Acta Orthopaedica et Traumatologica Turcica
Research Article

Comparison of outcomes between gap balancing and measured resection techniques for total knee arthroplasty: A prospective, randomized, controlled trial

1.

Department of Orthopedic Surgery, Affiliated Hospital of Xuzhou Medical University, 99 Huaihai Road, Xuzhou, Jiangsu, People’s Republic of China

2.

Xuzhou Medical University, School of Medical Imaging, Tongshan road, Xuzhou, Jiangsu, People’s Republic of China

AOTT 2021; 55: 239-245
DOI: 10.5152/j.aott.2021.20160
Read: 761 Downloads: 220 Published: 27 May 2021

Objective: The aim of this study was to compare the effect of Gap Balancing (GB) versus Measured Resection (MR) techniques on the early clinical and radiological results of Total Knee Arthroplasty (TKA).

Methods: In this prospective study, 99 patients (99 knees) who underwent unilateral TKA between March 2018 and January 2019 were randomly allocated to one of two groups: The GP group, TKA with GB technique (19 male, 31 female; mean age = 55.9 ±16.5) and the MR group, TKA with MR technique (19 male, 30 female; mean age = 54.2 ± 18.7). Patients in both groups were comparable in terms of the demographic and clinical data. The angle of cutting block to PCA and Cutting Thickness of the Medial and Lateral Condyle (CTMC, CTLC) were intraoperatively measured. In radiographic analysis, Preoperative Mechanical Femorotibial Angle (Pre-mFTA), Postoperative Mechanical Femorotibial Angle (Post-mFTA), and joint line changes were examined. Femoral component Rotation Angle (FCRA) was also measured by computed tomography. In gait analysis, the spatiotemporal parameters (walking speed, step length, and single support time) and kinematics parameters (flexion angle, extension angle, and transversal rotation) were collected at 12 months postoperatively. Furthermore, Western Ontario and McMaster Universities Arthritis Index (WOMAC) were performed at 12 months after surgery.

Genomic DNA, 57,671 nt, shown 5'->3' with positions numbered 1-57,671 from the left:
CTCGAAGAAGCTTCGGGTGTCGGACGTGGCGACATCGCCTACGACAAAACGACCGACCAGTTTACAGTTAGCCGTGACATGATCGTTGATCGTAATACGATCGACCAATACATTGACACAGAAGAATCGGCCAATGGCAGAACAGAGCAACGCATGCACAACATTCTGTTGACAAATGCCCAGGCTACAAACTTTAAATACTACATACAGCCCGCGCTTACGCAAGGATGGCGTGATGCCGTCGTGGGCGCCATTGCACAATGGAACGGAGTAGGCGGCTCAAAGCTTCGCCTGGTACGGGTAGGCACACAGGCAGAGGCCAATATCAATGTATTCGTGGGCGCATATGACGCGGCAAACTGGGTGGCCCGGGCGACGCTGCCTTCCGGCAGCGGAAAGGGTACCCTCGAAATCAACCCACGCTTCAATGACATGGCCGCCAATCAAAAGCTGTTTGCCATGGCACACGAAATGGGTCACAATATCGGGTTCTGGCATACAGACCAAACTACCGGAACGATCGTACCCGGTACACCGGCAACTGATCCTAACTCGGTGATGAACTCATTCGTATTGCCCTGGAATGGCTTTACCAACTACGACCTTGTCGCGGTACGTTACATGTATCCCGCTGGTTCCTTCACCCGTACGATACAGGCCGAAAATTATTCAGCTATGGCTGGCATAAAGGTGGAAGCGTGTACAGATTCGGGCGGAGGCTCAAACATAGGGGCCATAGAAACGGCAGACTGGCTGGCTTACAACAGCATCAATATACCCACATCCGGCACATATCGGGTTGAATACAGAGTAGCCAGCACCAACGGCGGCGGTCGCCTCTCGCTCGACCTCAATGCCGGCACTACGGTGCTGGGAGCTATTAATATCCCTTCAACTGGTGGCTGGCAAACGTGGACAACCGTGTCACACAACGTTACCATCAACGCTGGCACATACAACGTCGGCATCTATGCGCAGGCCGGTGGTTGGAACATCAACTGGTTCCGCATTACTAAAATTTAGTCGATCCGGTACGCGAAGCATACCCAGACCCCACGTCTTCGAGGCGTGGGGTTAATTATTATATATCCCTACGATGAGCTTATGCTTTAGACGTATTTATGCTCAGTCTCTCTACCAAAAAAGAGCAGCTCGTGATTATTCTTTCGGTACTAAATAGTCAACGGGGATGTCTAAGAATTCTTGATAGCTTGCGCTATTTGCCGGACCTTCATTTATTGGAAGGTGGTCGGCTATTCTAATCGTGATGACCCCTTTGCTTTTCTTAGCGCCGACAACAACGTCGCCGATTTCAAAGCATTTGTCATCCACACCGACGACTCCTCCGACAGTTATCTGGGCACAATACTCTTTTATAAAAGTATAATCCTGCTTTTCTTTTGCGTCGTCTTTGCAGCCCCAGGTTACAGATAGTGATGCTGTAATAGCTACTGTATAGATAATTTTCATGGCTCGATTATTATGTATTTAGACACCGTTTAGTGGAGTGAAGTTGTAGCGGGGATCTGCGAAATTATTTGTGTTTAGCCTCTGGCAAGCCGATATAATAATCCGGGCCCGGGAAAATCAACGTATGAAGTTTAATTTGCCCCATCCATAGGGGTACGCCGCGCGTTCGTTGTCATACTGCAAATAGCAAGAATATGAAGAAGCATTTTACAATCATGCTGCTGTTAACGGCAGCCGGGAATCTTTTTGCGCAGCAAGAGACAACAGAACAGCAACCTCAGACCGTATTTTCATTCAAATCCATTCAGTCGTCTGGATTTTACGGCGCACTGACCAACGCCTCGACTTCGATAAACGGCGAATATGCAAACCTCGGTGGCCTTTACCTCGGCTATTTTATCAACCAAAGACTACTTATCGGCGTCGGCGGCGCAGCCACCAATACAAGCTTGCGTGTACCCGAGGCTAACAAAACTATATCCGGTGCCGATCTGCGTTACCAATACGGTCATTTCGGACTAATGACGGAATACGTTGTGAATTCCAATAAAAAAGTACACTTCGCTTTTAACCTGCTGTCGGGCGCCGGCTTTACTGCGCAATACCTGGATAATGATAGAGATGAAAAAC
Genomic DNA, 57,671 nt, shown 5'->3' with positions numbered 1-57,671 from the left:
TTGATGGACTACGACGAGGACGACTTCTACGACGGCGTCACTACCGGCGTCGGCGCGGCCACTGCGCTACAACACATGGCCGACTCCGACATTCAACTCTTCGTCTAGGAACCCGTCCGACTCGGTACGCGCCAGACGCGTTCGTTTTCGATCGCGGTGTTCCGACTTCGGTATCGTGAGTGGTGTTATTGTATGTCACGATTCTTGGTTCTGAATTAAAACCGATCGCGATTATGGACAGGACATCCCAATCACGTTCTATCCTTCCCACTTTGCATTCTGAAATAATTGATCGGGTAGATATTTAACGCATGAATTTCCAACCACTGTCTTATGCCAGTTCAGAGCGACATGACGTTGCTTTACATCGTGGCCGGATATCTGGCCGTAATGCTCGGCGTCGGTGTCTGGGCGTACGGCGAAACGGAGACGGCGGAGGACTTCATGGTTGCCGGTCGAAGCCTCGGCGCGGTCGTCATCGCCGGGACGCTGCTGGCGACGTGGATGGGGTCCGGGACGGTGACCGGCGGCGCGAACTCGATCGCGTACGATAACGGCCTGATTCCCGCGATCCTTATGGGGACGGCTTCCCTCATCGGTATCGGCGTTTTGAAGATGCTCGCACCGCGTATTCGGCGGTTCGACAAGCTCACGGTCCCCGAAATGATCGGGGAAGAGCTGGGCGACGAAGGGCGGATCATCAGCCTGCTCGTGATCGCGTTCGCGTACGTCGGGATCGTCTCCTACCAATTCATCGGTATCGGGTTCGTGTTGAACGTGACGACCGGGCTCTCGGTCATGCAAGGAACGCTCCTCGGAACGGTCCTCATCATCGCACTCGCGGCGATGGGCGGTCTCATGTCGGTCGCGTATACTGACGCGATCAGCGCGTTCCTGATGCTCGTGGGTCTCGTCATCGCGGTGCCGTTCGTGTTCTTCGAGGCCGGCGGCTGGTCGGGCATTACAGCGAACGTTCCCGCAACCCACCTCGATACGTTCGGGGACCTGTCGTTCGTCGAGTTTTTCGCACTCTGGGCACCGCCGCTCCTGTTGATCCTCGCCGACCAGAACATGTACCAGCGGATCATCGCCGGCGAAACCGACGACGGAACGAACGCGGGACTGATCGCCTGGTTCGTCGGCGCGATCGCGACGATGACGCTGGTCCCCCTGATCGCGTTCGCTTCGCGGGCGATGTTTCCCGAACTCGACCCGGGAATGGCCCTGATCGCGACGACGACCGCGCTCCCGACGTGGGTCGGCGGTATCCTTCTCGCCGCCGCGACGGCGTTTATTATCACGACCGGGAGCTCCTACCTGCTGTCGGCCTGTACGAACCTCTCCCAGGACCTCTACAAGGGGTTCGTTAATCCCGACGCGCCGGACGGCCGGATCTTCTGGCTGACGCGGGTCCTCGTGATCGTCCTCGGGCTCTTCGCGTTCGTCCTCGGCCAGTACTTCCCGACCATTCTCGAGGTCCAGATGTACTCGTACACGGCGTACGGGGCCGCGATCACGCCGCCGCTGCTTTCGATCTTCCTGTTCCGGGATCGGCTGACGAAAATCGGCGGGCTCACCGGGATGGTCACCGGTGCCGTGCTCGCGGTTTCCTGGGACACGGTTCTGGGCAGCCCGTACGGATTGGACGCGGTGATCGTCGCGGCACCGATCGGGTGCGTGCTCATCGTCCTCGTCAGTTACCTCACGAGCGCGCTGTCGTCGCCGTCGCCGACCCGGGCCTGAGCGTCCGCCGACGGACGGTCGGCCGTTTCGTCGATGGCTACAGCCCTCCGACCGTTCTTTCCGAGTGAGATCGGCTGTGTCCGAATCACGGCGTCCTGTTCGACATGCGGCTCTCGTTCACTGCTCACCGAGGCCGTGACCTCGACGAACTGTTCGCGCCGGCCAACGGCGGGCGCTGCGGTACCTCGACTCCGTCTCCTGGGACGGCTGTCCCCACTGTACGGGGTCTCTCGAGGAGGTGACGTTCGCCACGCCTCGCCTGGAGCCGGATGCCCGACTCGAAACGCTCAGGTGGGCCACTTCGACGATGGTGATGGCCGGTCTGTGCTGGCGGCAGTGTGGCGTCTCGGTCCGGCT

Results: CTMC and CTLC were both significantly higher in GB group than in the MR group (9.8±2.0 mm vs 8.5 ± 1.2 mm; 7.9 ± 1.8mm vs 6.8 ± 1.4mm; P = 0.001, P = 0.002, respectively). Angle of cutting block to PCA was statistically lower in GB group than in the MR group (1.7 ± 1.5° vs 3.1 ± 0.5 °; P < 0.001). FCRA is greater in the GB group compared to the MR group, but the difference did not reach statistical significance (1.2 ± 2.8 ° vs 0.7 ± 2.0 °; P > 0.05). Although post-mFTA significantly improved compared with pre-mFTA in both groups, no significant difference was observed in the changes of post-mFTA between the two groups (0.9 ± 1.7° vs 0.3 ± 1.8°, P > 0.05). No significant differences were determined between the two groups in spatiotemporal gait parameters including walking speed, step length, and single support time. The sagittal max knee flexion range was significantly larger in the GB group than in the MR group (49.27 ± 5.24 ° vs 45.99 ± 8.21 °, P < 0.05). The flexion range did not reach the level of the control group. There was no significant difference between the two groups in WOMAC at 12 months follow-up (P > 0.05).

Conclusion: Evidence from this study has revealed GB and MR techniques have both little effect on early clinical results of TKA. Nonetheless, GB technique can provide better knee flexion in the early postoperative gait status compared with MR technique.

Level of Evidence: Level I, Therapeutic Study

Cite this article as: Zhang Y, Zhang Y, Sun J-N, et al. Comparison of outcomes between gap balancing and measured resection techniques for total knee arthroplasty: A prospective, randomized, controlled trial. Acta Orthop Traumatol Turc 2021; 15(3): 239-45.

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ISSN 1017-995X EISSN 2589-1294